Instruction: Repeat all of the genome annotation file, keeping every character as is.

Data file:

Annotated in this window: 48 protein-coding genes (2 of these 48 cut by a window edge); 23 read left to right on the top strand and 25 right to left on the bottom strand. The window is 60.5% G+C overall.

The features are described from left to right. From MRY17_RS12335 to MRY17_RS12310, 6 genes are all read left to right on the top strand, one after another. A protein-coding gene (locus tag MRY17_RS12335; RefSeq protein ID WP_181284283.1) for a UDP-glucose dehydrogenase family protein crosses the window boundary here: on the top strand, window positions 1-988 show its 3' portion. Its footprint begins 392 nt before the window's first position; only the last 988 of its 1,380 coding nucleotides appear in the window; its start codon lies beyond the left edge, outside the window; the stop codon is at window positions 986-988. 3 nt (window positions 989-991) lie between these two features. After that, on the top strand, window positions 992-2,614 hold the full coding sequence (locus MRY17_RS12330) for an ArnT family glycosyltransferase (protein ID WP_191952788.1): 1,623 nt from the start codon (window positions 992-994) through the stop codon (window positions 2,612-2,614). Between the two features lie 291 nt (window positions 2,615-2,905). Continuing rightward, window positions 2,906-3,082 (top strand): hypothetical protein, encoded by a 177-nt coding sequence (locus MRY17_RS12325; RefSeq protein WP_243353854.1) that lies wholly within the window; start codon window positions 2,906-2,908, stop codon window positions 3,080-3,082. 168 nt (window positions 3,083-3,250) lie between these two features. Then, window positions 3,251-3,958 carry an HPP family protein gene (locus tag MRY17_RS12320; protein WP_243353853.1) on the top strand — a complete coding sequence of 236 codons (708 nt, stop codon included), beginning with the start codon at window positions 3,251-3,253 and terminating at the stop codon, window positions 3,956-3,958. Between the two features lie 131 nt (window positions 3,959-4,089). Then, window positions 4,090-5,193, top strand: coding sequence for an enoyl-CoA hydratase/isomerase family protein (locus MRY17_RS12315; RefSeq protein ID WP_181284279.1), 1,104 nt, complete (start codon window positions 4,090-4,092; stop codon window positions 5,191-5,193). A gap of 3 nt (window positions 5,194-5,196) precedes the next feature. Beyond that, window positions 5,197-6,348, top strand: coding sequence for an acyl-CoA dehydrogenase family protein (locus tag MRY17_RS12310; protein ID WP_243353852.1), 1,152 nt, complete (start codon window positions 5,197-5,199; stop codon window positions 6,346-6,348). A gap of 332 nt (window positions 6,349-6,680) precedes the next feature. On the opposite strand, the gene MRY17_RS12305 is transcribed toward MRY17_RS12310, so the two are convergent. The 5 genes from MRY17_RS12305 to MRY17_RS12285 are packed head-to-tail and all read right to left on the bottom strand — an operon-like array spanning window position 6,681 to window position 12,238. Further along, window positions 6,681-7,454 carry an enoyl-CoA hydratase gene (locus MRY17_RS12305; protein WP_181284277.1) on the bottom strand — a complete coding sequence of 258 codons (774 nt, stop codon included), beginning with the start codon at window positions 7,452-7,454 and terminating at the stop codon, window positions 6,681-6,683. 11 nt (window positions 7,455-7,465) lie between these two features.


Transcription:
Annotated in this window: 48 protein-coding genes (2 of these 48 cut by a window edge); 23 read left to right on the top strand and 25 right to left on the bottom strand. The window is 60.5% G+C overall.

The features are described from left to right. From MRY17_RS12335 to MRY17_RS12310, 6 genes are all read left to right on the top strand, one after another. A protein-coding gene (locus tag MRY17_RS12335; RefSeq protein ID WP_181284283.1) for a UDP-glucose dehydrogenase family protein crosses the window boundary here: on the top strand, window positions 1-988 show its 3' portion. Its footprint begins 392 nt before the window's first position; only the last 988 of its 1,380 coding nucleotides appear in the window; its start codon lies beyond the left edge, outside the window; the stop codon is at window positions 986-988. 3 nt (window positions 989-991) lie between these two features. After that, on the top strand, window positions 992-2,614 hold the full coding sequence (locus MRY17_RS12330) for an ArnT family glycosyltransferase (protein ID WP_191952788.1): 1,623 nt from the start codon (window positions 992-994) through the stop codon (window positions 2,612-2,614). Between the two features lie 291 nt (window positions 2,615-2,905). Continuing rightward, window positions 2,906-3,082 (top strand): hypothetical protein, encoded by a 177-nt coding sequence (locus MRY17_RS12325; RefSeq protein WP_243353854.1) that lies wholly within the window; start codon window positions 2,906-2,908, stop codon window positions 3,080-3,082. 168 nt (window positions 3,083-3,250) lie between these two features. Then, window positions 3,251-3,958 carry an HPP family protein gene (locus tag MRY17_RS12320; protein WP_243353853.1) on the top strand — a complete coding sequence of 236 codons (708 nt, stop codon included), beginning with the start codon at window positions 3,251-3,253 and terminating at the stop codon, window positions 3,956-3,958. Between the two features lie 131 nt (window positions 3,959-4,089). Then, window positions 4,090-5,193, top strand: coding sequence for an enoyl-CoA hydratase/isomerase family protein (locus MRY17_RS12315; RefSeq protein ID WP_181284279.1), 1,104 nt, complete (start codon window positions 4,090-4,092; stop codon window positions 5,191-5,193). A gap of 3 nt (window positions 5,194-5,196) precedes the next feature. Beyond that, window positions 5,197-6,348, top strand: coding sequence for an acyl-CoA dehydrogenase family protein (locus tag MRY17_RS12310; protein ID WP_243353852.1), 1,152 nt, complete (start codon window positions 5,197-5,199; stop codon window positions 6,346-6,348). A gap of 332 nt (window positions 6,349-6,680) precedes the next feature. On the opposite strand, the gene MRY17_RS12305 is transcribed toward MRY17_RS12310, so the two are convergent. The 5 genes from MRY17_RS12305 to MRY17_RS12285 are packed head-to-tail and all read right to left on the bottom strand — an operon-like array spanning window position 6,681 to window position 12,238. Further along, window positions 6,681-7,454 carry an enoyl-CoA hydratase gene (locus MRY17_RS12305; protein WP_181284277.1) on the bottom strand — a complete coding sequence of 258 codons (774 nt, stop codon included), beginning with the start codon at window positions 7,452-7,454 and terminating at the stop codon, window positions 6,681-6,683. 11 nt (window positions 7,455-7,465) lie between these two features.